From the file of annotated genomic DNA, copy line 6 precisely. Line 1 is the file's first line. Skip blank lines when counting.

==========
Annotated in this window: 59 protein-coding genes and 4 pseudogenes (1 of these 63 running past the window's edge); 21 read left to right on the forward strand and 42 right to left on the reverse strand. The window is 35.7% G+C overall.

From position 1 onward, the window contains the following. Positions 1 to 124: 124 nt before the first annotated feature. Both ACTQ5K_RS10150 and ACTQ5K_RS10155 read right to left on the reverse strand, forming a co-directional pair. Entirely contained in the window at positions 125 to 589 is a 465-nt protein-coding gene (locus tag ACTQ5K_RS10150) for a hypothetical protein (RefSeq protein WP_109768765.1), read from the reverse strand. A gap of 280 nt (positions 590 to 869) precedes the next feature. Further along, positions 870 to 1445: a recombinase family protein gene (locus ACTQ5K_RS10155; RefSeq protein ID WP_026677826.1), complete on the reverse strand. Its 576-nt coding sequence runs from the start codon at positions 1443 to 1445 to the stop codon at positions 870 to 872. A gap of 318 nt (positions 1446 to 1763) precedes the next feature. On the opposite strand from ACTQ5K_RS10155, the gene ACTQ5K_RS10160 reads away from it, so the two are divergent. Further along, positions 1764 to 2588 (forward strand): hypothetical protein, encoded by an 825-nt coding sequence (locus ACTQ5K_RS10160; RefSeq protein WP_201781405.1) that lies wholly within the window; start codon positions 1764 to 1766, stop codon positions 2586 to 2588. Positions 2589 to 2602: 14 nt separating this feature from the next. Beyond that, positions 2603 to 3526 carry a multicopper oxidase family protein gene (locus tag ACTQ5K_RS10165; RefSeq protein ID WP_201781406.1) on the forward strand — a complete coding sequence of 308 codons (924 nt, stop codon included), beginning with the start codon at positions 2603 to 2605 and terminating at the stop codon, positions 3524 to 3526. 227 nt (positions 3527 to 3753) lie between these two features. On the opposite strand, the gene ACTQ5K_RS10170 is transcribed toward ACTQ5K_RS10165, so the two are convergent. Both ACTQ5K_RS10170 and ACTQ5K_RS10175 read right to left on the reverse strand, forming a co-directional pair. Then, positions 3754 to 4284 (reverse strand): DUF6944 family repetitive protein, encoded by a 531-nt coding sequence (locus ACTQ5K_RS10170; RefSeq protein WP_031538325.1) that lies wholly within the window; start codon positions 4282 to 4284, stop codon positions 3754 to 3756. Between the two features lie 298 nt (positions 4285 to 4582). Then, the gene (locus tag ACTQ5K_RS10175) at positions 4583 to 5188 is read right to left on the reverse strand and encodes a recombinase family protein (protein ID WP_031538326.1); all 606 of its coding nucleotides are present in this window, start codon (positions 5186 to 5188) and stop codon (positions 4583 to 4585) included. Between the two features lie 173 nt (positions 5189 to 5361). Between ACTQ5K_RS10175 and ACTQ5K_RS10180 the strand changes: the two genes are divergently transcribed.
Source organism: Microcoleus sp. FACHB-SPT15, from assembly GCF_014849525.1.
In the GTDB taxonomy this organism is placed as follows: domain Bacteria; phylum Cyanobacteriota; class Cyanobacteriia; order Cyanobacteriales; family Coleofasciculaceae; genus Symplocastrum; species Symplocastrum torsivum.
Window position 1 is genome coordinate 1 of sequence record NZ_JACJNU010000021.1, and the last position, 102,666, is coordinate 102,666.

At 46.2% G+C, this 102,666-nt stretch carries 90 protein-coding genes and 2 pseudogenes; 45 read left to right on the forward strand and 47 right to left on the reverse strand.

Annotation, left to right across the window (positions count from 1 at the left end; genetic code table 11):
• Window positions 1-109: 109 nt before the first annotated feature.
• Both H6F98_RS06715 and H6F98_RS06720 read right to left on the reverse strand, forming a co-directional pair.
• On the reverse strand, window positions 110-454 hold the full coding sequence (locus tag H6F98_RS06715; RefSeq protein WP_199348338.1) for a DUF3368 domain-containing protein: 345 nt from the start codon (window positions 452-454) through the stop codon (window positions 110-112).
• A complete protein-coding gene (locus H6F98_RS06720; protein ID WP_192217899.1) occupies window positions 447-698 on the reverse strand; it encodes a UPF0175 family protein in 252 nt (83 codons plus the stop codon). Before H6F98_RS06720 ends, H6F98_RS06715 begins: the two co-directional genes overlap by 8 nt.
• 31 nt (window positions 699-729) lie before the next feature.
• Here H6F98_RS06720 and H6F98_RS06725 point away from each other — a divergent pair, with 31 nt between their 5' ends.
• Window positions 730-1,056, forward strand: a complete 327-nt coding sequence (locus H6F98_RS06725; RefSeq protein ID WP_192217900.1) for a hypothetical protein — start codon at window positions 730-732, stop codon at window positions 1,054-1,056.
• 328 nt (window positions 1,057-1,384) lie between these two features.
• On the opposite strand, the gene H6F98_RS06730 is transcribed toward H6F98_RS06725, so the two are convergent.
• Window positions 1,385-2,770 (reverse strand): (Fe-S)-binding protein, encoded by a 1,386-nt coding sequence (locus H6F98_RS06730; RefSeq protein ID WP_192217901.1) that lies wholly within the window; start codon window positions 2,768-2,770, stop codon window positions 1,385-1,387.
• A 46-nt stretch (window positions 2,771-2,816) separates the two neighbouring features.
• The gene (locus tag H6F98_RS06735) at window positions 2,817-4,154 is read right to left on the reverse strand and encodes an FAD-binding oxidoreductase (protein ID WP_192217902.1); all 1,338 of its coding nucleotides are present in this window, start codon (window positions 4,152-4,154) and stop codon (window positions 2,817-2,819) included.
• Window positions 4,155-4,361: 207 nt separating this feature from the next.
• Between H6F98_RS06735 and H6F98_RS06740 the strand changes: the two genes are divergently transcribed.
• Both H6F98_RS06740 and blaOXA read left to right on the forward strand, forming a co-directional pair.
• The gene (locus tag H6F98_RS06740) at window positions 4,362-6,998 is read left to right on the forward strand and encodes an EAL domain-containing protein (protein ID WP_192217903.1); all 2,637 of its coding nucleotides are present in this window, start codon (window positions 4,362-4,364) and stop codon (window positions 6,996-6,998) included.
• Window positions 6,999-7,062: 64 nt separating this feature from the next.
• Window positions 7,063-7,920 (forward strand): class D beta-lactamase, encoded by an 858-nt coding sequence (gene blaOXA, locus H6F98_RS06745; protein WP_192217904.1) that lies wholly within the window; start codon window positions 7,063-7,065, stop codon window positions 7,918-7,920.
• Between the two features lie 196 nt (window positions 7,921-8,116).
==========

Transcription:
At 46.2% G+C, this 102,666-nt stretch carries 90 protein-coding genes and 2 pseudogenes; 45 read left to right on the forward strand and 47 right to left on the reverse strand.